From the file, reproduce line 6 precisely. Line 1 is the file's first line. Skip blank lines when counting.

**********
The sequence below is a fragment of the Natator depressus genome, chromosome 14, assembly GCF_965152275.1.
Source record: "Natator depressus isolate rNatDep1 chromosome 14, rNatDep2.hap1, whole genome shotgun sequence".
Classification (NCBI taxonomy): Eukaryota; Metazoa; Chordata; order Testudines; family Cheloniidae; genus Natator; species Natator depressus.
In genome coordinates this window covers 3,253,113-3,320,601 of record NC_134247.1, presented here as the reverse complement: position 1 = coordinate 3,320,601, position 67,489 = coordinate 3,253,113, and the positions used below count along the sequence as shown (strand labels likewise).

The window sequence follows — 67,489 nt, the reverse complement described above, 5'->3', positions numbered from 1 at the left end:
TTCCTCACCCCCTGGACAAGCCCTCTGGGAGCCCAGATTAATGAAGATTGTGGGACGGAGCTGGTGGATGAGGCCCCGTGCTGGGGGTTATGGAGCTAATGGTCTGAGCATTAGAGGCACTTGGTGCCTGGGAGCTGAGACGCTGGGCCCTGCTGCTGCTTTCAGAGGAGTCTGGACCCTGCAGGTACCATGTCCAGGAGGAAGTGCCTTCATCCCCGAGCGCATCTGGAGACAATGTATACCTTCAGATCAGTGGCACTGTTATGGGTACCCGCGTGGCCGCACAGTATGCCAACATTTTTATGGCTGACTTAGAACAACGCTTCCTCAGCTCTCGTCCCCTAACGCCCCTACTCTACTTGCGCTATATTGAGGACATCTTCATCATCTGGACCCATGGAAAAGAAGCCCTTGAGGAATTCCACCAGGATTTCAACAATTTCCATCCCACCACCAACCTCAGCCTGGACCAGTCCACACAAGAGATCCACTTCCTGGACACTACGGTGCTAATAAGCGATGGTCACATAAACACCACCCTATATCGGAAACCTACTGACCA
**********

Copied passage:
TTCCTCACCCCCTGGACAAGCCCTCTGGGAGCCCAGATTAATGAAGATTGTGGGACGGAGCTGGTGGATGAGGCCCCGTGCTGGGGGTTATGGAGCTAATGGTCTGAGCATTAGAGGCACTTGGTGCCTGGGAGCTGAGACGCTGGGCCCTGCTGCTGCTTTCAGAGGAGTCTGGACCCTGCAGGTACCATGTCCAGGAGGAAGTGCCTTCATCCCCGAGCGCATCTGGAGACAATGTATACCTTCAGATCAGTGGCACTGTTATGGGTACCCGCGTGGCCGCACAGTATGCCAACATTTTTATGGCTGACTTAGAACAACGCTTCCTCAGCTCTCGTCCCCTAACGCCCCTACTCTACTTGCGCTATATTGAGGACATCTTCATCATCTGGACCCATGGAAAAGAAGCCCTTGAGGAATTCCACCAGGATTTCAACAATTTCCATCCCACCACCAACCTCAGCCTGGACCAGTCCACACAAGAGATCCACTTCCTGGACACTACGGTGCTAATAAGCGATGGTCACATAAACACCACCCTATATCGGAAACCTACTGACCA